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*this* John W. Hays' take on things and experiences

Archive for August 9th, 2014

Things Change

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CAM04245jkI suppose the transition will never be complete. Everything, including ourselves, is in constant transformation. In a couple of months we will have completed our second year living in a rural setting, now with 4 horses, a dog, and a cat. We moved from our home of 25 years in the suburban area where we had grown up, living those last few years with no pets at all. The transition has been monumental for us.

Since we arrived, I learned how to drive our diesel tractor (12 forward gears, 4 reverse). We adopted 2 cats, one of which has been returned. We found a fence contractor who helped us design a new layout, cleared scrub brush and trees, and installed paddock and hay-field fencing. We cut a new trail through our woods to finish a loop. We added a gravel driveway around a new hay shed we had built. We built a 70-foot diameter labyrinth garden, now officially named the Rowcliffe Forest Garden Labyrinth, after our dear friend, Ian Rowcliffe, who has influenced and inspired us immeasurably in this adventure. I built a wood shed and then dismantled it after it blew over in a storm.

We discovered a Belgian Tervuren dog breeder not too far away and brought home beautiful Delilah, a 9-month-old puppy. After bolstering the stables and barn walls with new planks of wood, we eventually got around to adding horses; 4 beautiful Arabians. The dream for this property, and for the modifications to it, have all been centered around the plan to have these horses, even though at the start, we weren’t sure from where the horses would come.

DSC03241eThis summer I found myself pulling a hay rake behind my tractor and helping my neighbor to bale our hay and it felt like the transformation had reached a real milestone. This was almost like being a real farmer. I’ve certainly spent enough time digging around in our manure pile to at least feel like a rancher. I’ve planted, transplanted, fed, watered, and also cut down, split and chipped enough trees to feel like a lumberjack.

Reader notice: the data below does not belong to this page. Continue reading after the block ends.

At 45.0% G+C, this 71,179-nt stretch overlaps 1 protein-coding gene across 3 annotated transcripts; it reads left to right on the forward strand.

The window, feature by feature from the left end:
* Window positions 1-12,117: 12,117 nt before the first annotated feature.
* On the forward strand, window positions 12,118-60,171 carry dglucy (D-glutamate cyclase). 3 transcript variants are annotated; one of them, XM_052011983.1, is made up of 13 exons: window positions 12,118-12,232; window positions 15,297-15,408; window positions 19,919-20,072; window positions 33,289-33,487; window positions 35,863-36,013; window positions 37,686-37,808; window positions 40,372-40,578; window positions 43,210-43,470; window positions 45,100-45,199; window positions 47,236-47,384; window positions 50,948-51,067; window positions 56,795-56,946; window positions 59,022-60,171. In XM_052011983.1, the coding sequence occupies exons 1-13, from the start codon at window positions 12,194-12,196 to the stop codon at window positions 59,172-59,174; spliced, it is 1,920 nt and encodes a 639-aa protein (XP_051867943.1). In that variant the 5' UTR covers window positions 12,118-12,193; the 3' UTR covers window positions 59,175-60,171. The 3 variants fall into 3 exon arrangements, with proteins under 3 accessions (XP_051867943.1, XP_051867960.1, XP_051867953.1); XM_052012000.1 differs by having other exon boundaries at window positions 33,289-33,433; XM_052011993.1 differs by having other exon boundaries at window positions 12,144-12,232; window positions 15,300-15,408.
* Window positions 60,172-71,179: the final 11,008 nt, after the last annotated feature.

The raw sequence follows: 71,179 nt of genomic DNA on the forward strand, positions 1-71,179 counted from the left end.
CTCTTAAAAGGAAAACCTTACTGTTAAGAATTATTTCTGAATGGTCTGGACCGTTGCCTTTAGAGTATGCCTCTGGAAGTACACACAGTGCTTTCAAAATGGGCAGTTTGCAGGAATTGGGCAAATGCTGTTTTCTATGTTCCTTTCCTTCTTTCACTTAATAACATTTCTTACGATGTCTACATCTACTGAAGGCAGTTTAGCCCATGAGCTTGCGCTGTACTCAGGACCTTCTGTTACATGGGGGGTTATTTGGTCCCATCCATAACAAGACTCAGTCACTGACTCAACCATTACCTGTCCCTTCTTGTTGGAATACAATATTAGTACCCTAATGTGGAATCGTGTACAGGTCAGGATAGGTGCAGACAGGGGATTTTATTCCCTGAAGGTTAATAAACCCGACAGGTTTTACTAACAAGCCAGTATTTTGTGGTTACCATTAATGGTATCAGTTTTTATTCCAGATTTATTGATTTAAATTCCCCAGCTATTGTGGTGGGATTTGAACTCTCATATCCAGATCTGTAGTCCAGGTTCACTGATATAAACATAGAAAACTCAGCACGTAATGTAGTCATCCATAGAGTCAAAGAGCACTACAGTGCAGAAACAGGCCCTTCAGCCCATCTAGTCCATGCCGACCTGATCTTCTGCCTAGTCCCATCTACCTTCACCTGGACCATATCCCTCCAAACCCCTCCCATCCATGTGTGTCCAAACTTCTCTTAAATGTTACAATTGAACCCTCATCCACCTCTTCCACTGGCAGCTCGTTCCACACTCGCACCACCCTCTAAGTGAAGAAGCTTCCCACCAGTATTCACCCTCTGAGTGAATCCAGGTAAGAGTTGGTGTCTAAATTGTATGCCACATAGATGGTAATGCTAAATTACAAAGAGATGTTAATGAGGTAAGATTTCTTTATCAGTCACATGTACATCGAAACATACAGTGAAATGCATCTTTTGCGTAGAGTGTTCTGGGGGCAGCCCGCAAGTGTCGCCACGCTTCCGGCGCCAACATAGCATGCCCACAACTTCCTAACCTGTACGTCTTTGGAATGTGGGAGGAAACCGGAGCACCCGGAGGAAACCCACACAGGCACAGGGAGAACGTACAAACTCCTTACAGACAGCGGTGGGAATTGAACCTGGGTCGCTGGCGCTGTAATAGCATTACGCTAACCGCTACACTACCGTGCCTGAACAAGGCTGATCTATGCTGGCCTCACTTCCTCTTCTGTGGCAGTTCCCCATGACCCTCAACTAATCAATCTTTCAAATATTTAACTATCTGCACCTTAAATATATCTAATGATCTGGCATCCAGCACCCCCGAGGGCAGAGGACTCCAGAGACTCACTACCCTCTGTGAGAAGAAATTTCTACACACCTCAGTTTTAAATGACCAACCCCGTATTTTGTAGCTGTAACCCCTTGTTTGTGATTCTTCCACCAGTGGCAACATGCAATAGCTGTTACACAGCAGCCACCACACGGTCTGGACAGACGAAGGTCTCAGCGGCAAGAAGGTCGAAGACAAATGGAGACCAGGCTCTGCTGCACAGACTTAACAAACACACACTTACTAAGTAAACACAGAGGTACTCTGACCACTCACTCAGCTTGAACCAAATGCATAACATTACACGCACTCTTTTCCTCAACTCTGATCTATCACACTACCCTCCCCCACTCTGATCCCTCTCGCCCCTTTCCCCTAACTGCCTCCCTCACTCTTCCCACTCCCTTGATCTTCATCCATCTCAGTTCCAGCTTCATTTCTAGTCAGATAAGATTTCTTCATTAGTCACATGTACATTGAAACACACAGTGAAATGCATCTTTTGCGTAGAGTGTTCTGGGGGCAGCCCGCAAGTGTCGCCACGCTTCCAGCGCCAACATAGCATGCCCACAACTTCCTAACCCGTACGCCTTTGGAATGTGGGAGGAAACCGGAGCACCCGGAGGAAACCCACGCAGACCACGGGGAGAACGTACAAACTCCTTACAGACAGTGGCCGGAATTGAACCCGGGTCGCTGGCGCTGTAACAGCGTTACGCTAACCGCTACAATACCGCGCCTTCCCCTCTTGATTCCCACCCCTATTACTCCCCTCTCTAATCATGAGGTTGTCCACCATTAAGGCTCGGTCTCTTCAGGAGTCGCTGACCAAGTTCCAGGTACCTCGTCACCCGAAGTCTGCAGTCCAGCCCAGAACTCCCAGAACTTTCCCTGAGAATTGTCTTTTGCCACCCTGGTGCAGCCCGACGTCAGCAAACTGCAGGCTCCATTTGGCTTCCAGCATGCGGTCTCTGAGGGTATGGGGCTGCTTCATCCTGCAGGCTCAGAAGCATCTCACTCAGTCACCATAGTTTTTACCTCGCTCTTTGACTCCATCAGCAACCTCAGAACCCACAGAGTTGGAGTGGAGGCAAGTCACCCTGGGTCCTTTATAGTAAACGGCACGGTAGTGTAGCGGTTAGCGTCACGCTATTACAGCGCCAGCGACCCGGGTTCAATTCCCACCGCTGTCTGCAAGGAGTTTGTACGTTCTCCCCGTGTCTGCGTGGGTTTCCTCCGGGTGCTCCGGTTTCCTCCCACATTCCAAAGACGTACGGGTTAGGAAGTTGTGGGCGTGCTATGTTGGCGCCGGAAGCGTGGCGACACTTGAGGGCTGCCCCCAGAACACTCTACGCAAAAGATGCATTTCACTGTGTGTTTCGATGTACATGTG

In July of this year, Cyndie started a new job which triggered the decision to have me stop working in the Twin Cities and stay home full-time to manage the property and animals.

There are still some significant projects pending which are looming large. We need to get drain tile and landscaping done to improve drainage around the paddocks, and we are adding the next phase of fencing to enclose a grazing pasture.

Our transition is nowhere near complete, but as we approach the accomplishment of our second year here, we are seeing the benefits of the changes we have made and noticing a feeling of significance for where we are now, in light of where we have been. We find ourselves pausing more often, to sit in our rocking chairs on the hill overlooking our back yard and take it all in.

Delilah, born about the time we bought this place and so also approaching two years old, now sits with us by the rockers, instead of running around chewing on everything. A very welcome change, among many.

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Written by johnwhays

August 9, 2014 at 9:40 am